Published on December 12th, 2013 | by Chris Scott5
Summary: I felt I needed to wrestle the fun away from the game to let me enjoy it.
When Sony announced Knack, they were targeting gamers just like me. We are those gamers that cut their teeth on Mario but spent a considerable portion of their Playstation years playing games like Crash Bandicoot, Sly Cooper, Jak & Daxter, and Ratchet & Clank. It seemed very apparent that Knack wanted to join that club of Playstation action-platformer, that has for so long been held in high regard. But even though it was targeted directly at Sony’s core fan, Knack just didn’t do it for me.
There was something about it that seemed off. Instead of showcasing Knack’s personality, they showcased the game’s tech. Instead of showcasing how fun Knack would be to play or how this was the next gen evolution of action-platformers, Sony touted how Knack was like playing a Pixar movie. Guess what? I’ve heard that one before and it wasn’t true then and it isn’t true now.
Knack is a launch title. It is a good looking game, with some truly impressive tech that allows for very minute detail, but it lacks a basic personality that makes one want to play it. Knack isn’t bad, it just isn’t very engaging. Knack is peppered with promise, though.
The world that Knack inhabits is highly fascinating. With Human/goblin conflicts and mysterious relics that power everything from your coffee maker to floating sky palaces, Knack has the ingredients to deliver something cool. Unfortunately the storytelling that accompanies the game is scattershot at best. First Knack is helping to squash a goblin revolt, then he is exploring relic mines, then he is destroying goblin armories, more relic madness, evil corporation leaders, inconsequential love stories, goblins, relics, madness. The storytelling made my head spin because it couldn’t hold focus on one thing long enough for me to care. It doesn’t help matters that Knack himself is a boring character, designed by a boring Doctor and his boring apprentice. In fact, nearly all the characters Knack encounters, both good and evil, are boring. There is one very Nathan Drake-ish type character named Ryder that consistently put a smile on my face. Overall, the dull characters made it quite difficult for me to become engaged in the scattershot storytelling, no matter how fascinating the world itself was.
With storytelling and presentation mostly being a bust, Knack must rely on its core functionality – that of being a fun game to play. Presented as a whimsical platformer, Knack isn’t that game. It is really an unforgiving brawler with simplistic platforming intermittently placed to give the game a bit of variety. With my expectations directing me one way and the game delivering something else, I disliked Knack from the start.
Knack had to work his way through killbox after killbox, taking down each enemy very deliberately to advance. Rushing into a fight nearly always resulted in me getting killed and since I wasn’t expecting this level of challenge from my kiddie platformer, I disliked it immensely.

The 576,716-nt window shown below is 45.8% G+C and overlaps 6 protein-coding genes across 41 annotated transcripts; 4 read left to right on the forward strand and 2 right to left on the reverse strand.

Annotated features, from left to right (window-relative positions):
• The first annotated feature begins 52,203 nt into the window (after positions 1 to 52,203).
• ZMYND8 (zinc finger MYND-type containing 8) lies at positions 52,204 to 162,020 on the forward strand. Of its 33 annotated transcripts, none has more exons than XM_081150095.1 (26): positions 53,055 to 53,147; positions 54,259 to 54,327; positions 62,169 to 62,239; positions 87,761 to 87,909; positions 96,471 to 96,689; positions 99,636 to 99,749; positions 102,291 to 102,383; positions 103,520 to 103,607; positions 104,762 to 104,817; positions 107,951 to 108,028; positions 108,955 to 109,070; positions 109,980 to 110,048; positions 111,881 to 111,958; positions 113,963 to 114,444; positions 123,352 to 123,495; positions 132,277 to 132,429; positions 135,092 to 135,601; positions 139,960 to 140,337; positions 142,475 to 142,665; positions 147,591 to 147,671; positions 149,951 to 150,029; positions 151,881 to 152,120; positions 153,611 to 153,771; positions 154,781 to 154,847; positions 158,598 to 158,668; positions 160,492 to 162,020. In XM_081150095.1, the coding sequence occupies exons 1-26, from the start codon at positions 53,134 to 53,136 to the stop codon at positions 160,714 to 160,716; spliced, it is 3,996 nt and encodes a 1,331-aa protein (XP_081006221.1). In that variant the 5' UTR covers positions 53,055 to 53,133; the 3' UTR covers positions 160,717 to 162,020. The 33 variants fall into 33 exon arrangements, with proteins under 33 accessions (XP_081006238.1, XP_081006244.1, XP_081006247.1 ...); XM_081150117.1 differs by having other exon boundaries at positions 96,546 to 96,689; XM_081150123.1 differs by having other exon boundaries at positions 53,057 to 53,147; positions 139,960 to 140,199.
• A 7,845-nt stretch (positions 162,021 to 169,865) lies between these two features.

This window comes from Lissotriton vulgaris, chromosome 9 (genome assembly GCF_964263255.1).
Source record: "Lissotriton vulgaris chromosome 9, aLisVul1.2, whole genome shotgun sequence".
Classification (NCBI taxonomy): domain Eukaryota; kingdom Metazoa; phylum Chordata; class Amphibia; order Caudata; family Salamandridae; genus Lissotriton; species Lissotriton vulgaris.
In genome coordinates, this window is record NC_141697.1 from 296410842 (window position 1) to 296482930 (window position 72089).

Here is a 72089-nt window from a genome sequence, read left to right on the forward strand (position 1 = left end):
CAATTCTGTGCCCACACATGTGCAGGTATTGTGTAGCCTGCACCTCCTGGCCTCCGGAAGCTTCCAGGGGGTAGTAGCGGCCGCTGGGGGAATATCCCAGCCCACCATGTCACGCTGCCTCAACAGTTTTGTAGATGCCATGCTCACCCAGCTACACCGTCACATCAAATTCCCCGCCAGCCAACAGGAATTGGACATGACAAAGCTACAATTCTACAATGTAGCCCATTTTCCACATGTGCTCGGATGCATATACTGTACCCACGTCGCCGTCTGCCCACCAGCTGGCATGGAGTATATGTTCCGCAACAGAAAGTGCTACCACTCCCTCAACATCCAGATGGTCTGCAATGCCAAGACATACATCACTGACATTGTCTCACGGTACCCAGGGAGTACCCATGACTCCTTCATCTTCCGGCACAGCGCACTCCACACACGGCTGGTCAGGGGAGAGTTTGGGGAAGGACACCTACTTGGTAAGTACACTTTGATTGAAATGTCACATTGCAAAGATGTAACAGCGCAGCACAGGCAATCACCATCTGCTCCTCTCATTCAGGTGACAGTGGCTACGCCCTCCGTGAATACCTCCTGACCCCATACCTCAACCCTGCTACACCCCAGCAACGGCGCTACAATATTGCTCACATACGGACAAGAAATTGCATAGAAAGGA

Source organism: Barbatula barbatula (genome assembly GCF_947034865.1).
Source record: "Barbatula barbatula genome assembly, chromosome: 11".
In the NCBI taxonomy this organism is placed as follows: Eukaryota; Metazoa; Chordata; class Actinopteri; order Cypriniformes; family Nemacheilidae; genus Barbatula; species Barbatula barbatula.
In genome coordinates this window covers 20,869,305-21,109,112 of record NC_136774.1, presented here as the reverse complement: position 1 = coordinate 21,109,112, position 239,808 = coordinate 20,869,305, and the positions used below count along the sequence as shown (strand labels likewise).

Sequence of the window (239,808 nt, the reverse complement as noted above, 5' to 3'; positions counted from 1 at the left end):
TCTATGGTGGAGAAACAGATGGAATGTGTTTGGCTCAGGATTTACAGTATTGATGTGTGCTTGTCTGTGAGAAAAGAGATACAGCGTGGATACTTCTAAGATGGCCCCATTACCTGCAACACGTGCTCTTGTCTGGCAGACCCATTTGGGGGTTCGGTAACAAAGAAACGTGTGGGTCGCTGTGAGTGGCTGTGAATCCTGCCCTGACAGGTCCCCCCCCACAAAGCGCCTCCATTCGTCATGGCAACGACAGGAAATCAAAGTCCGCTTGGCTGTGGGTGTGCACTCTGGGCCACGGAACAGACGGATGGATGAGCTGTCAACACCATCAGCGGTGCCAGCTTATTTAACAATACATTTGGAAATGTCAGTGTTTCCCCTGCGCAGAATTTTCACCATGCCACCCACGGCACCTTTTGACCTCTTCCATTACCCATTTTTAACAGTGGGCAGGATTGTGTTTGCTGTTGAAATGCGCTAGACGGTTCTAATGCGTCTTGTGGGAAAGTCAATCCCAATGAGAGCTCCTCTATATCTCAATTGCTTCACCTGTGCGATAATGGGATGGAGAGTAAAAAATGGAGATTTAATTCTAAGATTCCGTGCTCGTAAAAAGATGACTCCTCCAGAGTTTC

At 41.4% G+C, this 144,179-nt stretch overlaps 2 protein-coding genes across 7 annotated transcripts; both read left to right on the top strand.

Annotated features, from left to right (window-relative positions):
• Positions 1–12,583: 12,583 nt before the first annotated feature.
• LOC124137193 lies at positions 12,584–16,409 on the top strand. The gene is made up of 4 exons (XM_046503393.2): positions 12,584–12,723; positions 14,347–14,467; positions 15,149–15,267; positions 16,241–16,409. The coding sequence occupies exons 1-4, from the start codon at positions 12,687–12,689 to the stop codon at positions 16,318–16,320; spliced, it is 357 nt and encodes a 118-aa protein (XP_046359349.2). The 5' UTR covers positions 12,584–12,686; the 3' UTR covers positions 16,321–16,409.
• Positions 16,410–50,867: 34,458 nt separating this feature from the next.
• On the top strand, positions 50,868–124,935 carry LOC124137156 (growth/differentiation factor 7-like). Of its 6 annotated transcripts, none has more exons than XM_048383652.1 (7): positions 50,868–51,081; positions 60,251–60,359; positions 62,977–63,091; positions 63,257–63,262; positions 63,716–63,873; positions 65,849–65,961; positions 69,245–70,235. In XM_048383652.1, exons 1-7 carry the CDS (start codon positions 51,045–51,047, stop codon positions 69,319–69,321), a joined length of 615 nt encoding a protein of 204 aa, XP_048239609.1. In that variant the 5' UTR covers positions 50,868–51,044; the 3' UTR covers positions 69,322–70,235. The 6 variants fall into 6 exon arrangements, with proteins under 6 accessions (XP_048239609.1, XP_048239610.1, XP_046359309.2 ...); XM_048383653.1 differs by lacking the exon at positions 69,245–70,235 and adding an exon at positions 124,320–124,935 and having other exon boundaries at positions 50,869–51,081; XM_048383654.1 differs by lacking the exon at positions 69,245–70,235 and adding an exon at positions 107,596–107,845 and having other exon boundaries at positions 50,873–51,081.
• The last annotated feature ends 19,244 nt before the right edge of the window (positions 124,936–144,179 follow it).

I walked away from the game for a bit and reassessed my expectations and found that Knack had a lot more to offer than I originally thought. Knack is challenging and in many respects requires near perfection from the player to advance but coming at it from a different angle allowed me to process the gameplay differently. Each encounter has to be approached in a certain way, and as such the killboxes became puzzle boxes and figuring out how to engage each enemy was the puzzle to be unlocked.
Every encounter is designed around Knack being a certain size. Smaller Knack faces off against similar sized opponents, while giant Knack faces off against tanks and airplanes. By approaching the game this way, Knack is always in danger and most enemies can kill him in one or two hits. While the concept never actually gets much deeper, the variety in the killbox enemies and how they attack makes the game more engaging. I had to learn each enemies attack pattern so I could quickly take them out and move on to the next enemy.
Many games like this begin to feel cheap in the way the attacks are doled out and as such those game can get frustrating. Knack never feels cheap and while it can get frustrating, it is frustrating in the sense that I know that I wasn’t approaching the encounter correctly and I had to rethink it. Many times when I’d get stuck dying in a certain place over and over again, it was because I had regressed to bad habits and was trying to bull rush my way through the section. Knack doesn’t allow this, it forces you to play by its rules and in doing so, it makes you better at the game. And when you get better at a game, even if it is decidedly unforgettable, it can be fun and Knack can be fun.
It lacks the basic charm that past Sony franchises of this ilk have had and because of that, I felt I needed to wrestle the fun away from the game to let me enjoy it. It is the kind of issue only a launch game can get away with but that is what Knack is. As a Sony Playstation 4 exclusive, I feel it shines brighter than its prettier cousin KIllzone and is a serviceable option for a launch title pickup.